Summary – Elections Canada Audit Follow-Up
What we examined
In 2015, the Commissioner of Official Languages (the Commissioner) published an audit report containing nine recommendations for Elections Canada with respect to its obligations under the Official Languages Act (the Act). The Office of the Commissioner of Official Languages followed up on these recommendations to assess the measures taken by Elections Canada to implement them.
Why this is important
Audit follow-ups are as important as the audits themselves. Follow-ups are used to assess the extent to which an audited institution has made the changes recommended in the audit reports, or to confirm that the institution is committed to making the changes.
What we found
The audit follow-up showed that Elections Canada is more strongly committed to fulfilling its official languages obligations. However, although the institution has made progress in some respects, few improvements have been made in terms of official languages. Significant shortcomings remain with respect to Canadians’ ability to exercise their right to vote at the federal level in the official language of their choice. Overall, the nine recommendations put forward by the Commissioner in 2015 have been only partially implemented.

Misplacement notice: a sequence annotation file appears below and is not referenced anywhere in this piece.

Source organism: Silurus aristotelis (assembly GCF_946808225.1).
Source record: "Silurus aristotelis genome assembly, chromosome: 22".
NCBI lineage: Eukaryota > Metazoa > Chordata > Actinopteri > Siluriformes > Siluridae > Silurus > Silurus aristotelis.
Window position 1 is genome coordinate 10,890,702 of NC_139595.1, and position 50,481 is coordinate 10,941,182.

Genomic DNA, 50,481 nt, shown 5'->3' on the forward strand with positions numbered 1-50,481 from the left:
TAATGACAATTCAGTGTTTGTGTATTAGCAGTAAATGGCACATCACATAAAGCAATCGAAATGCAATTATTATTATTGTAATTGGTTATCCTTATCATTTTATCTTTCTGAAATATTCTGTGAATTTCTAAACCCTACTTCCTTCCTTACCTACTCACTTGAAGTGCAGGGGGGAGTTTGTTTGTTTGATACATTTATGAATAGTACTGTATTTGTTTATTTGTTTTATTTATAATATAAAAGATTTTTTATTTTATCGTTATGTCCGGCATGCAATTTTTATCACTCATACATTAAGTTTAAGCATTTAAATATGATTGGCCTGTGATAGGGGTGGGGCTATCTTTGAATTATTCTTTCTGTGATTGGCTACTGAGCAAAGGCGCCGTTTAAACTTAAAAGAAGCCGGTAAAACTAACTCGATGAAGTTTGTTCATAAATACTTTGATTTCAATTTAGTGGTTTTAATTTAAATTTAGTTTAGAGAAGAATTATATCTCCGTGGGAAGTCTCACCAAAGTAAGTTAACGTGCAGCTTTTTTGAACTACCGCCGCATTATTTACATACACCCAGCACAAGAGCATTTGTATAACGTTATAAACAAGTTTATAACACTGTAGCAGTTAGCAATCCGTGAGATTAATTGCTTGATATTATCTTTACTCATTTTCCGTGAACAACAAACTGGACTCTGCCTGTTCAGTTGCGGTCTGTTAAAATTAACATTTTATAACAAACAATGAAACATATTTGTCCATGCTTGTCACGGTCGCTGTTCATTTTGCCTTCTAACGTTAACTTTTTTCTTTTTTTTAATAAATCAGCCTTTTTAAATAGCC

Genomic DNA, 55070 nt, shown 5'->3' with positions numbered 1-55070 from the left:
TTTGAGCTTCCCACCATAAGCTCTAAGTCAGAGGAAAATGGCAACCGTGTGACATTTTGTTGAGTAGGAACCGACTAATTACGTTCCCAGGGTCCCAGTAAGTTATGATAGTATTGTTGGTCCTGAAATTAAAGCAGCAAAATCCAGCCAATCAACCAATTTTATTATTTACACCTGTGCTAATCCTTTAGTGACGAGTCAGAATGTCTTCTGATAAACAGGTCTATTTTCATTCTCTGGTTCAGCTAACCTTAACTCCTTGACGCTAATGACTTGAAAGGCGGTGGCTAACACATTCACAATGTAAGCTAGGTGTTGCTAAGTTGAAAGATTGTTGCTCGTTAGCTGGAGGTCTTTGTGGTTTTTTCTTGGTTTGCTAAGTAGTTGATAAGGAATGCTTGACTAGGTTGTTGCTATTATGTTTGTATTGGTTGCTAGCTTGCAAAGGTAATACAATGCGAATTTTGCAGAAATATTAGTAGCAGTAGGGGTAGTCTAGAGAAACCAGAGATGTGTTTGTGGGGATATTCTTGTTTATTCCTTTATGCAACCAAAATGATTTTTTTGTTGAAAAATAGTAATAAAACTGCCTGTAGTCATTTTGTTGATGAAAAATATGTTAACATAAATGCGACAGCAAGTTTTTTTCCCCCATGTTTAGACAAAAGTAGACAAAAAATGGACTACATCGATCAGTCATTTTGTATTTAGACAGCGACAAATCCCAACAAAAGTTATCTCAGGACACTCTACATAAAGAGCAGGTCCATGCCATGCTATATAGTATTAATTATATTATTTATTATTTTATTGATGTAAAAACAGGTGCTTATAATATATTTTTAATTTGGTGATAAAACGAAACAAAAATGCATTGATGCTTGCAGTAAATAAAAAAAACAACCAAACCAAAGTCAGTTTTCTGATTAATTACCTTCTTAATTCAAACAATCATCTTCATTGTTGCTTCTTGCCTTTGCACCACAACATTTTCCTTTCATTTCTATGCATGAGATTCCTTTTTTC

A disagreement persists with respect to the interpretation of the Act. The Commissioner maintains that Elections Canada’s obligations apply nationwide, whereas Elections Canada believes that its obligations apply only in areas where there is significant demand.
Conclusion – Unsatisfactory progress on official languages within this essential service
Part IV of the Act is indeed particularly demanding of Elections Canada, and the Commissioner has noted positive progress from the institution in terms of how it interprets its obligations. However, focusing specifically on preparations for the upcoming election in terms of official languages, the audit follow-up shows that the institution still seems to be in the general preparation phase. Elections Canada must act quickly because, nearly four years after the audit, progress on the official languages front is still unsatisfactory. It is now time for Elections Canada to put its words into action and fulfill its language obligations. Official languages must be central to the electoral process, and all related measures must be planned from the outset in light of Elections Canada’s unique structure.